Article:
Volume 18, Number 6
Challenges to Expert Testimony in Franchise Cases after Daubert
By Kevin M. Kennedy
In Daubert v. Merrell Dow Pharmaceuticals the Supreme Court held that the trial judge "must ensure that any and all scientific evidence is not only relevant but reliable." Factors for judges to consider are:
- Whether the theory or technique has been or can be tested.
- Whether the theory or technique has been subjected to peer review and publication.
- The known or potential rate of error.
- Whether the theory or technique has widespread acceptance in the scientific community.
In General Electric Co. v. Joiner, the Court held that judges were required to examine not only an expert's underlying methodology but also the reasonableness of the expert's resulting conclusion. Further, the Court held that the judge's decision to admit or exclude scientific expert testimony was reviewable for an abuse of discretion.
In Kumho Tire Co. v. Carmichael, the Court held that before admitting any type of expert testimony, the judge must "make certain that an expert, whether basing testimony upon professional studies or personal experience, employs in the courtroom the same level of intellectual rigor that characterizes the practice of an expert in the relevant field." This holding has particular significance to franchising, since most expert testimony admitted under Rule 702 in franchise disputes, including testimony in support of lost-profit damage claims, is nonscientific.
In Weisgram v. Marley Co., the Court held that if an appeals court concludes that expert testimony was improperly admitted at trial, and that the plaintiff could not satisfy his or her burden of proof without the testimony, the appellate court may enter judgment for the defendant.
Recent amendments to the Federal Rules of Evidence. The Federal Rules of Evidence have been amended to codify the standards set forth in Daubert and later Supreme Court decisions. The amended version of Rule 702 adds the requirement that the testimony is based on sufficient facts or data and is the product of reliable principles and methods, and that the witness has applied the principles and methods reliably to the facts of the case.
In order to "eliminate the risk that the reliability requirements set forth in Rule 702 will be evaded through the simple expedient of proffering an expert in lay witnesses [sic] clothing," Rule 701 was amended to add the provision that the testimony of a witness who is not testifying as an expert is limited to those opinions or inferences that are "not based on scientific, technical, or other specialized knowledge within the scope of Rule 702."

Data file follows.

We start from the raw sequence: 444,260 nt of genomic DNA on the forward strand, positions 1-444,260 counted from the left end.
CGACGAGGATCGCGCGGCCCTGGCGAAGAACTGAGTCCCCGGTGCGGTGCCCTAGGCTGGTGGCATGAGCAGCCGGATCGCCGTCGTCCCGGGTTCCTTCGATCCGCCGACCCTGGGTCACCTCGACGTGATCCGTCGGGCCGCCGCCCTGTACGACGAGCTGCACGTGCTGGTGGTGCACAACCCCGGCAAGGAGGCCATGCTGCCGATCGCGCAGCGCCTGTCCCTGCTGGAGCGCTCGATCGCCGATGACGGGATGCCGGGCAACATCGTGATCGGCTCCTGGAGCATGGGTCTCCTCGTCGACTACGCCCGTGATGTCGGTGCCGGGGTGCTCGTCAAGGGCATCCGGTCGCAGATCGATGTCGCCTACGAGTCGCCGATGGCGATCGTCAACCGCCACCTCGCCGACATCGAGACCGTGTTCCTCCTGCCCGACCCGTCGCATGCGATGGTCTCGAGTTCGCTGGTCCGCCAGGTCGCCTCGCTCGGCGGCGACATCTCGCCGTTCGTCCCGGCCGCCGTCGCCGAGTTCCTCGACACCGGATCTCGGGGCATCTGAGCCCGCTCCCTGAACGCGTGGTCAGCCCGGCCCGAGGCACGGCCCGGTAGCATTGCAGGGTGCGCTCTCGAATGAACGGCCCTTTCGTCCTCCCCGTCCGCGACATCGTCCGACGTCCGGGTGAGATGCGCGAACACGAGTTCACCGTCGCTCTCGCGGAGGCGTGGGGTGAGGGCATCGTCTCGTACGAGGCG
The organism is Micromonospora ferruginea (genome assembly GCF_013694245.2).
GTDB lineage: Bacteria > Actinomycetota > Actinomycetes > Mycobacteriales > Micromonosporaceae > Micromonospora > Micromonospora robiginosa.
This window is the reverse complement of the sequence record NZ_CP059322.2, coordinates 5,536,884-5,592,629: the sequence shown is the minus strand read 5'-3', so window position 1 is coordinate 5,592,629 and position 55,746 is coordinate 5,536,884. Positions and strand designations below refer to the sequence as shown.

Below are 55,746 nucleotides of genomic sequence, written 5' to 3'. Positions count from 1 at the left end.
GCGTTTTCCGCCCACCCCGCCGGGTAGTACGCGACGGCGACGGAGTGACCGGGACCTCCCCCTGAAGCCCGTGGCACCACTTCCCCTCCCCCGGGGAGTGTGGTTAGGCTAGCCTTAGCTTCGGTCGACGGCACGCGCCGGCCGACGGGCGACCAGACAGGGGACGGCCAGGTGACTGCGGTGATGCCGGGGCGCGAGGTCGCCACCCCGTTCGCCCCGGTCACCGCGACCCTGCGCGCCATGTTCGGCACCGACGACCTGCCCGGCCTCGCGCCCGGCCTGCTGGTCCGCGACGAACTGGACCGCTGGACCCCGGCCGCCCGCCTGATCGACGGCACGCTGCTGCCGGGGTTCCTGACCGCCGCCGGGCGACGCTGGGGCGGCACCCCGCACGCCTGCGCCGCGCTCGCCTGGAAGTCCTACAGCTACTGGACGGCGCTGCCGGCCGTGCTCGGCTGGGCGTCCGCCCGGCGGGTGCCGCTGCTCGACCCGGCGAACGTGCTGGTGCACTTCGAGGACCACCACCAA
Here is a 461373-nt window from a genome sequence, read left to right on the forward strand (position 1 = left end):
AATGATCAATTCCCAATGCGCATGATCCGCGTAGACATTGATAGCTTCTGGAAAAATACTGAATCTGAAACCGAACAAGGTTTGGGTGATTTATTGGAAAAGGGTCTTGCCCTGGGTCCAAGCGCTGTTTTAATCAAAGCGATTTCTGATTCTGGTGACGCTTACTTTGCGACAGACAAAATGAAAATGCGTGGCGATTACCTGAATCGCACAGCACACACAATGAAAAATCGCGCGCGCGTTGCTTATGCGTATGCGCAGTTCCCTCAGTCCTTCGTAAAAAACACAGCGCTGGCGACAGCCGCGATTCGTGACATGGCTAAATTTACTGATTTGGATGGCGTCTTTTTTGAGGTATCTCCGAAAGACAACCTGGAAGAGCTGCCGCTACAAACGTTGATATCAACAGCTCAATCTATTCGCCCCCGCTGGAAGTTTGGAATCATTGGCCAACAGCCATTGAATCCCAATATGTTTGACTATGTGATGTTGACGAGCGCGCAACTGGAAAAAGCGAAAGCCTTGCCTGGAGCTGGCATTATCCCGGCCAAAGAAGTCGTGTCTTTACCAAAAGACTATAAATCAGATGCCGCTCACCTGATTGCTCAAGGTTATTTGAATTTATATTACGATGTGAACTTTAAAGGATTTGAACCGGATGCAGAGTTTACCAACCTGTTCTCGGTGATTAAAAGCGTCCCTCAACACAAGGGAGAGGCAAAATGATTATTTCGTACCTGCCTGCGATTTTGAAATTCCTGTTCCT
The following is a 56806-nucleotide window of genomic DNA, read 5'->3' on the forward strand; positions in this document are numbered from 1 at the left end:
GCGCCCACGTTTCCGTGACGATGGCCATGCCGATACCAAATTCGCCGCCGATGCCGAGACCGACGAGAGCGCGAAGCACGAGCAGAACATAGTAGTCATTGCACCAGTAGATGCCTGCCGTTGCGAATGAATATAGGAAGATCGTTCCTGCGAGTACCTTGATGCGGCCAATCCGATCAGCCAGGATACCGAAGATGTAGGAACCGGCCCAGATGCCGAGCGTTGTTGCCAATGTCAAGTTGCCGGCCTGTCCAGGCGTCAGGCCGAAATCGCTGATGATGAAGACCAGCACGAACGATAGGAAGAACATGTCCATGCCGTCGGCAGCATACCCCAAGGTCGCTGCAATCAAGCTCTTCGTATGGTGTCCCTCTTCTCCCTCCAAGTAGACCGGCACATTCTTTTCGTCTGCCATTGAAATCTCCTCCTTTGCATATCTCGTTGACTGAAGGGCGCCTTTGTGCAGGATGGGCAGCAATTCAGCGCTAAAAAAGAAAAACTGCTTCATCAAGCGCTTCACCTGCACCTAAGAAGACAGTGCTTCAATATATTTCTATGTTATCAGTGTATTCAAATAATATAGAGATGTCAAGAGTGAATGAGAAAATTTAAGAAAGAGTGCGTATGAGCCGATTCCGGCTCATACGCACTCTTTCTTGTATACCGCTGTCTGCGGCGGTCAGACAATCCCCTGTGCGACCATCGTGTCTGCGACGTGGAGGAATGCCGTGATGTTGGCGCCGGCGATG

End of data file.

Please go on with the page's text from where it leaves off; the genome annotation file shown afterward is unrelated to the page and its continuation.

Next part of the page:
However, the Advisory Committee expressly left the door open for a party to introduce lay opinion in support of a lost-profit damage claim:
[M]ost courts have permitted the owner or officer of a business to testify to the value or projected profits of the business, without the necessity of qualifying the witness as an accountant, appraiser, or similar expert. Such opinion testimony is admitted not because of experience, training or specialized knowledge within the realm of an expert, but because of the particularized knowledge that the witness has by virtue of his or her position in the business. The amendment does not purport to change this analysis.
This loophole has practical limitations. A damage analysis offered by an officer or principal of a new business might not be admissible under Rule 701, since the testimony would not be predicated on the witness's "particularized knowledge" of any claimed losses "by virtue of his or her position in the business." Moreover, even if an officer or employee is allowed to testify in support of a lost-profit damage claim, the plaintiff may still need additional testimony from an expert to sustain its burden on damages. These factors, coupled with the obvious risk that the trier of fact will disregard projections coming from witnesses with a vested interest in the outcome, make the successful introduction of expert testimony a critical part of a lost-profit damages case, and limit the opportunities for a plaintiff to use Rule 701 to evade the more stringent requirements on expert testimony set forth in Rule 702.